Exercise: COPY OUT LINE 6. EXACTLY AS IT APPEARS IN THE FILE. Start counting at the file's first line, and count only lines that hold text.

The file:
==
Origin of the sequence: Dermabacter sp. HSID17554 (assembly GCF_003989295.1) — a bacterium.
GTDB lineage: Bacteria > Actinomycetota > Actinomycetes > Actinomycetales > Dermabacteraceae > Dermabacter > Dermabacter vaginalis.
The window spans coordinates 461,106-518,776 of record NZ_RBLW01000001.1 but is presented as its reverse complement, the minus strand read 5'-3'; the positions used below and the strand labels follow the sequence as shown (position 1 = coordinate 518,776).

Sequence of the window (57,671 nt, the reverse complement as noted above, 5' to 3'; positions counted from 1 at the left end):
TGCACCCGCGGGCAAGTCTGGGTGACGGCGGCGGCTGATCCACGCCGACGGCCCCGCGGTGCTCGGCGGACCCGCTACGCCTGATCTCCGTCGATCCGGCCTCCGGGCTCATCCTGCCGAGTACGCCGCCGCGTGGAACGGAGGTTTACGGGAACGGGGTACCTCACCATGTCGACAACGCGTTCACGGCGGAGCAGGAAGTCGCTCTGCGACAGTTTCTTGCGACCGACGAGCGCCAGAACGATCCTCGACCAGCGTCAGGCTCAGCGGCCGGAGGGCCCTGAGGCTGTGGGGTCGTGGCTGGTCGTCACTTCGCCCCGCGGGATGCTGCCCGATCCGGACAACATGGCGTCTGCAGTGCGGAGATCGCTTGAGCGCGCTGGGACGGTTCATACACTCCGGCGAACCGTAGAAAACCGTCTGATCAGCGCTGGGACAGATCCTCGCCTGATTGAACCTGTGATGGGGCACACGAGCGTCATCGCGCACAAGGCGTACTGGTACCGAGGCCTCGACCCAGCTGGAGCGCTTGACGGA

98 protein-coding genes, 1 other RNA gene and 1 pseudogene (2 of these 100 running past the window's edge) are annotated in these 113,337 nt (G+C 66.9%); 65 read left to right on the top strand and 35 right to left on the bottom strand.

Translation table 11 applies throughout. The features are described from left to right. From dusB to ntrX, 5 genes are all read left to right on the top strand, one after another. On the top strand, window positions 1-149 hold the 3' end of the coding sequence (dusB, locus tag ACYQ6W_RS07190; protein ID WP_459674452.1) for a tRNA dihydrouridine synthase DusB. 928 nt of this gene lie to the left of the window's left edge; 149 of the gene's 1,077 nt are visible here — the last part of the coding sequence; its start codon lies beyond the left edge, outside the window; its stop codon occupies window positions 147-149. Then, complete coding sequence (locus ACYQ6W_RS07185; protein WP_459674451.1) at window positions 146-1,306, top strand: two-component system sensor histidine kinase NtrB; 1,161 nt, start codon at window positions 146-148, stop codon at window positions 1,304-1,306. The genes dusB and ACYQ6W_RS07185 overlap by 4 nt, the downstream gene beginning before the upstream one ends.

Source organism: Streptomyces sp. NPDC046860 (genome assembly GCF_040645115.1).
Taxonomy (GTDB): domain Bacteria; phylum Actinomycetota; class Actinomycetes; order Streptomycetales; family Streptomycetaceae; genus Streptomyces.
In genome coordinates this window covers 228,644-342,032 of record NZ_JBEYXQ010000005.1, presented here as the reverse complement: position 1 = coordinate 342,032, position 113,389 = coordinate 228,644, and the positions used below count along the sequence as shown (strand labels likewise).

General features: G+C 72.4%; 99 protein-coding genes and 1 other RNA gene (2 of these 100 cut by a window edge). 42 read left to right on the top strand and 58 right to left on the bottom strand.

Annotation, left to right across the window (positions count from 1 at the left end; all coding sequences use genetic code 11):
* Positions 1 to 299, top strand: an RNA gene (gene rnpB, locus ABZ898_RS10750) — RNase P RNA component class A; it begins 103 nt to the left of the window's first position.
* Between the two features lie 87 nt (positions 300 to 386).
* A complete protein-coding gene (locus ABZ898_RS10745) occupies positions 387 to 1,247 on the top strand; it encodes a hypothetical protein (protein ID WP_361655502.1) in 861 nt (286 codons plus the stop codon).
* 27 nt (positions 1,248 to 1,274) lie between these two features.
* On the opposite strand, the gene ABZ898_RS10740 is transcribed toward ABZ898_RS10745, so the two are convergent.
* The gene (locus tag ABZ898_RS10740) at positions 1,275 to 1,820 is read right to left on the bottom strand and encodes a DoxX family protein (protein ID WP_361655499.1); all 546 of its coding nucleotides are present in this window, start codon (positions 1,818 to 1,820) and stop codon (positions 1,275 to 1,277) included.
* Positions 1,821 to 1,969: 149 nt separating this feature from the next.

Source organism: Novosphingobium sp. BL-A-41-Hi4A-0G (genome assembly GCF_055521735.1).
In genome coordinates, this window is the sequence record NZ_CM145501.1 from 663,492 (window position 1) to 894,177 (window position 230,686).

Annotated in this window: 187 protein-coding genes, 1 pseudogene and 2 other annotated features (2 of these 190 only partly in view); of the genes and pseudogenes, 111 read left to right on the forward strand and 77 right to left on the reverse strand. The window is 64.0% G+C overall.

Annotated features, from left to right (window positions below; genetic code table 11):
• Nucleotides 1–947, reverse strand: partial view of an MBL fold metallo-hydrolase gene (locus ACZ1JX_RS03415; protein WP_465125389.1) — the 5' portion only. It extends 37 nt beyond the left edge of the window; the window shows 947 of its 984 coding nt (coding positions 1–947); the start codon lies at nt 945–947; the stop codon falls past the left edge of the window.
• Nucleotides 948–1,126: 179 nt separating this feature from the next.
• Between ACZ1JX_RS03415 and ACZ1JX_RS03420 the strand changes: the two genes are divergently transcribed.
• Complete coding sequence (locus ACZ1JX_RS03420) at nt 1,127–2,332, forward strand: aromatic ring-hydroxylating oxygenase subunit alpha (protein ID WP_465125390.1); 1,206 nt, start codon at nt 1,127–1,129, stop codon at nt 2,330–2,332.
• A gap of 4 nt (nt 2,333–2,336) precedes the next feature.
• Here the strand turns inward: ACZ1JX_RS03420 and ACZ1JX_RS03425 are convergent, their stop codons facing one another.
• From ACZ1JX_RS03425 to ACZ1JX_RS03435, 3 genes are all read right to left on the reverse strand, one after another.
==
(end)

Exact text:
98 protein-coding genes, 1 other RNA gene and 1 pseudogene (2 of these 100 running past the window's edge) are annotated in these 113,337 nt (G+C 66.9%); 65 read left to right on the top strand and 35 right to left on the bottom strand.